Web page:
By Lauren Kosa
At an indoor playground, a boy pushed my daughter from the collection of blocks he’d taken over in the center of the room. Sniffing her out as a younger child, he declared that only four-year-olds like him could play, leaving her with none. My normally vivacious three-year-old retreated.
I told the group the blocks were there for everyone. But still stinging, my daughter didn’t want to try again. She sat against the wall and sulked.
I wondered how to teach my daughter to respond the next time something like that happened. Rather than intervening, I wanted her to have her own tools. Mostly, I wanted her to learn the art of standing up for herself, kindly but firmly.
That night, perusing our bookshelf, I saw that none of our stories had young protagonists responding to aggression. In fact, to look at our books, you’d think aggression among kids simply didn’t exist. It was mostly stories of little boys and their mothers with comforting lessons, where everyone was well-behaved. So instead of reading her a bedtime story like usual, I decided to tell her one.
I write fiction and believe the best stories come from a few solid characters, a thorny situation, and lots of free space. I didn’t know at first where the story would go.
I made up a boy named Big Bad Billy. As I started the story Big Bad Billy told the protagonist, who was three years old just like my daughter, that she couldn’t play. I realized I was retelling the day’s events in a new way.
In this version, the heroine stood up to the boy, saying to him that the playground was open to all kids. The other children were amazed at her bravery, and, indulging my love for collective action, there was then a mini-revolution. The two- and three-year-olds rose up and swarmed the tower of blocks.
As I told the story, my daughter was transfixed. That possibility had never occurred to her. More, she was proud. I could see it in the way she smiled and thrust out her lip, the way she seemed bigger as I told it.
It didn’t just enthrall her. I was amazed at how the story had reproduced in her the exact emotions as the story’s protagonist. It was more powerful than a book, because she was the heroine, and the events were based on her own experiences.
When I was a kid, on long drives home from our grandmother’s house in Fort Worth, Texas, my dad used to tell my brother, sister, and me stories about sneaking onto trains with his best friend. Staring out the dark windows of our car at night, I was transported to a world of boxcars and old towns. I’d imagine stowaway kids and bandits at every step. Even years later, when I came to understand that none of these adventures actually happened, they still captured my imagination. It was my first real taste of adventure and the power of an oral tale.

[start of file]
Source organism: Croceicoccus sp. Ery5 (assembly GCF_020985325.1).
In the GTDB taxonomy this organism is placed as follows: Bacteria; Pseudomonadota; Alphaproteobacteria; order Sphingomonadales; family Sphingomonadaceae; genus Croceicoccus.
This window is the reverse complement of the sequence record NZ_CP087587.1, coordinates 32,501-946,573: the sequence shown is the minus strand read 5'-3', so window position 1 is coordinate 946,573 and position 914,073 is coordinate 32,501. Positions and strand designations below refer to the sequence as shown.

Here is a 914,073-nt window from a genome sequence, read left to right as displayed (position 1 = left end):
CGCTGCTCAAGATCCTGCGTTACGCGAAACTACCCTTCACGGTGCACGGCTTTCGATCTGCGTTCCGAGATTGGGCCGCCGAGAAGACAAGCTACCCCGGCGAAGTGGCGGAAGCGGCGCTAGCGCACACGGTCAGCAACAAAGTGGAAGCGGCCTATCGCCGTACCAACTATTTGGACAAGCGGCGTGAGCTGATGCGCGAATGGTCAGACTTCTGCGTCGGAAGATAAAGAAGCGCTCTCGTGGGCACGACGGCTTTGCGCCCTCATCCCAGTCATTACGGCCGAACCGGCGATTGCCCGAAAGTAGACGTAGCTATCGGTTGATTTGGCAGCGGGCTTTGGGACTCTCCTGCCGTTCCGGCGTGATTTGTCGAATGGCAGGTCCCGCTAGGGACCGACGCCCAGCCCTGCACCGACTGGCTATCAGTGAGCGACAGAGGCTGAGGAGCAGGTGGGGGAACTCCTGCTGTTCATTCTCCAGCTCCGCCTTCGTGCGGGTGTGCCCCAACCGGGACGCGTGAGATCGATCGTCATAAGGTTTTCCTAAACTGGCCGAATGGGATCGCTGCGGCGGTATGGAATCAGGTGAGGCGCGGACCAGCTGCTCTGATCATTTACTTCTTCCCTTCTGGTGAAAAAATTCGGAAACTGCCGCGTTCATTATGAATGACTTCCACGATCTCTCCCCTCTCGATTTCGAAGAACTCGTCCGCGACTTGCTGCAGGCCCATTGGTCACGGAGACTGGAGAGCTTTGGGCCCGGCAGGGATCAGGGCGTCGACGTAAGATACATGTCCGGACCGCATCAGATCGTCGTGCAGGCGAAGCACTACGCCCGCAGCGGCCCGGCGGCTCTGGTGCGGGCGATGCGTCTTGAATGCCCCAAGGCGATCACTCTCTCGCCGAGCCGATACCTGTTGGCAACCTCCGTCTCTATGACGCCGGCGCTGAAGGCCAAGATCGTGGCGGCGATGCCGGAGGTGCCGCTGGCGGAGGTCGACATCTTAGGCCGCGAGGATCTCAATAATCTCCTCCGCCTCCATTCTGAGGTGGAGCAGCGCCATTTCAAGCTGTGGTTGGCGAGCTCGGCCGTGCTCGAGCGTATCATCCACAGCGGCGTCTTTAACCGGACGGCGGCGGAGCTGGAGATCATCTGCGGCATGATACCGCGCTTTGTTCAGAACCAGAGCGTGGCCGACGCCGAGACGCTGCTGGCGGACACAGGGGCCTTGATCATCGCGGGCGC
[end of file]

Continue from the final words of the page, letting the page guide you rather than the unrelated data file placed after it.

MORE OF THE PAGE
Over the years I’ve spent as a writer focusing on the written word, I’d begun to lose touch with the simple act of telling stories. Unlike books, oral stories constantly evolve. I can adapt the stories based on whatever is happening to my daughter that particular day. And the interpretation is all her own. There are no pictures so her imagination has to work that much harder. And the endings often surprise both of us. I don’t know any book that can do that.
Every night since the first Billy story, my daughter only wants to hear about Big Bad Billy, and she delights in how the heroine of the story thwarts him.
Usually in the stories, my daughter responds to her tormentor through trickery or wisdom, before Billy has a revelation and changes. Many stories end with her saying, “You’re not so bad after all, Billy.” I like to think I’m teaching about forgiveness and understanding also.
Yes, of course we still need books. They provide us with diverse perspectives from people around the world. But it also strikes me that we humans have been telling oral stories for thousands of years. Storytelling is a primal act—how culture is transmitted. It will never stop being important.
Lately, my daughter has started acting out the Billy stories and telling the imaginary Billy exactly how she feels.
“No, Billy! You cannot push me!” she calls out to the imaginary boy. Her eyes narrow to a squint. Her brows furrow. She has never used this voice with a real girl or boy, at least as far as I have seen. But she is practicing indignation, listening to her voice. When the time comes, she will know how it’s supposed to feel. It occurs to me that we first learn to react, and to believe we can, by practicing in the safety of our imaginations. It strikes me that I too am practicing something: spontaneity and having faith in a story where I don’t know how things will turn out.
In my most recent Billy story, I adapted a version of Eric Carle’s The Very Hungry Caterpillar, a book we own and love. But never before had my daughter seemed so transfixed, not even while looking at its beautiful illustrations. In this story, after convincing Billy to love nature, my daughter found a tiny caterpillar egg on a leaf, took it home, and put it in a jar. It hatched, and she began to feed it.
I found myself using fiction techniques from writing courses I’ve taken. I slowed the story’s pace right at the climax, drawing out every detail.
“As the chrysalis broke open, the little butterfly stretched out one wet, colorful wing, unfurling its colors to the sky,” I said.
My daughter lay on her back and closed her eyes with eyebrows arched in a look of pride. She spread her arms slowly, stretching out and over the bedside, as if she too were a beautiful butterfly, acting out her own metamorphosis.
“The butterfly, now transformed, flew and circled around her,” I said, “landed on her shoulder, and gave her a kiss.”
She opened her eyes, still a butterfly, and planted a light kiss on my cheek.
Lauren Kosa writes fiction and essays and lives in the Washington, DC area with her husband, daughter, and a little boy on the way. She’s a former Texan who visits as often as she can.